november-2016-bucket-list-life-dareThis month I’m honored to team up with Shelly of The Goal List in her month-long challenge: 31 Days of Everyday Adventure. Shelly and I share a very similar outlook on bucket lists – that not every bucket list experience has to be over-the-top expensive or in some way monumental. Adventure comes in all shapes and sizes. To illustrate this and help others learn how to embrace adventure in multiple forms, Shelly’s challenge contains “31 Small Ways to Bring Adventure Into Every Day.” From complimenting a stranger, to learning a new dance move, to being a tourist in your home town, the options are all doable. For many of them you may find yourself nodding along and saying, “I’ve been wanting to do that for a while now.” Let this challenge be the kick in the pants you’ve been needing.

Each week I’m going to share one thing I’ve done in response to the challenge. This week? “Write a gratitude list. Start dreaming by being thankful for what you already have.” It’s an appropriate start to the month during which we celebrate Thanksgiving here in the U.S. Here’s my list.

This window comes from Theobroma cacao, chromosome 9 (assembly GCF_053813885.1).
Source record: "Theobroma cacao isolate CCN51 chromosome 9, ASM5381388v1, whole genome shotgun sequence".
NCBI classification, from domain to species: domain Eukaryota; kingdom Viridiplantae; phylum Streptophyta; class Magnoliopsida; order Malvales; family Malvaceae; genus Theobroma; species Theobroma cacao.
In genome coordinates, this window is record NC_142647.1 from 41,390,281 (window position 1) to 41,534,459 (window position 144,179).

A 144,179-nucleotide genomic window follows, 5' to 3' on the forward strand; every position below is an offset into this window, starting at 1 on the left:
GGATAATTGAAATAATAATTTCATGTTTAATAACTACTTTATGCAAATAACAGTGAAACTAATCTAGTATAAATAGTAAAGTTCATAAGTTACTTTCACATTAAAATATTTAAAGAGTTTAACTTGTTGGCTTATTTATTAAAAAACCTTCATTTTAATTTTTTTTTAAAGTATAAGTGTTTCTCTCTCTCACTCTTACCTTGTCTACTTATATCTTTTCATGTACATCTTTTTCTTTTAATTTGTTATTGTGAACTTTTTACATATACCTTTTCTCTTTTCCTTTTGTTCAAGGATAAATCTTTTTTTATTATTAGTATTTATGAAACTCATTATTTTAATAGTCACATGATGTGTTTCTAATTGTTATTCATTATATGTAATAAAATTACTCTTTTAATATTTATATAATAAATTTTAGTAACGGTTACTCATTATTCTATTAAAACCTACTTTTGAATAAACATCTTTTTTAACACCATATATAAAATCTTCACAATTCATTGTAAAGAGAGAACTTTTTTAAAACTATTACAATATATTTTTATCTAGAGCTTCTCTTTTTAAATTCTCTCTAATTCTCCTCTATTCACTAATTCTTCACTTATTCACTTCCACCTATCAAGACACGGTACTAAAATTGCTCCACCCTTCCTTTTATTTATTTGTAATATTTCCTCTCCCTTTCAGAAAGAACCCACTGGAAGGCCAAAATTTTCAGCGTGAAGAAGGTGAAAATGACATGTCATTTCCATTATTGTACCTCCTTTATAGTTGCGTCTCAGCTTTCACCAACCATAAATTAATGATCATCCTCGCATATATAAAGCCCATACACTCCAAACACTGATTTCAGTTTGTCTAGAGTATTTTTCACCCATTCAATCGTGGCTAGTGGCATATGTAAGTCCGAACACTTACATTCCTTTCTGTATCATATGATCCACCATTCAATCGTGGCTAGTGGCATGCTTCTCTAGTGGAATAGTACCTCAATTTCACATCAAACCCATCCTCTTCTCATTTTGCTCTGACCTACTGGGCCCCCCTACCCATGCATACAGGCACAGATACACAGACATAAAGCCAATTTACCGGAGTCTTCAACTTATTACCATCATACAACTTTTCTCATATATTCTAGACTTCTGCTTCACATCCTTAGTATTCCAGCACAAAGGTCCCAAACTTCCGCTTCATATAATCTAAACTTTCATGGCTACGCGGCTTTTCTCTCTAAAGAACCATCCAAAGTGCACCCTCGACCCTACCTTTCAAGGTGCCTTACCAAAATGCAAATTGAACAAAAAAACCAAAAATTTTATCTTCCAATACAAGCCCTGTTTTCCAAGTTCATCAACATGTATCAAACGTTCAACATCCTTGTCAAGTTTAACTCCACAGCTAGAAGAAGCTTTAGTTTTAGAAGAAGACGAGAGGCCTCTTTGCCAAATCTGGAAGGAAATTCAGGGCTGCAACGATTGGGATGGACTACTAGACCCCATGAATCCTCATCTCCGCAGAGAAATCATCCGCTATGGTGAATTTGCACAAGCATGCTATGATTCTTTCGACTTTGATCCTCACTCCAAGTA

I’m grateful for:

  • the Chicago Cubs winning the World Series (how could I not be, as a lifelong Cubs fan??).
  • my husband who has put up with me for over twenty years now.
  • my parents, who I’m lucky to get to visit with every week.
  • my three girls, who are all fun and interesting in their own ways.
  • a job I look forward to going to every week, with great co-workers.
  • the community I live in, that often does live up to the name a customer service rep once mistook it for, “Neighborville.”
  • my writing coach and fellow parenting journalists, who all push me to take my writing to the next level.
  • the women of the Redbud Writers Guild, who help keep me keeping on in my writing journey while not forgetting the God who enables me to write.
  • Alex, the white schnozzle rescue dog who keeps me company when I’m home writing and makes us all laugh at least once a day.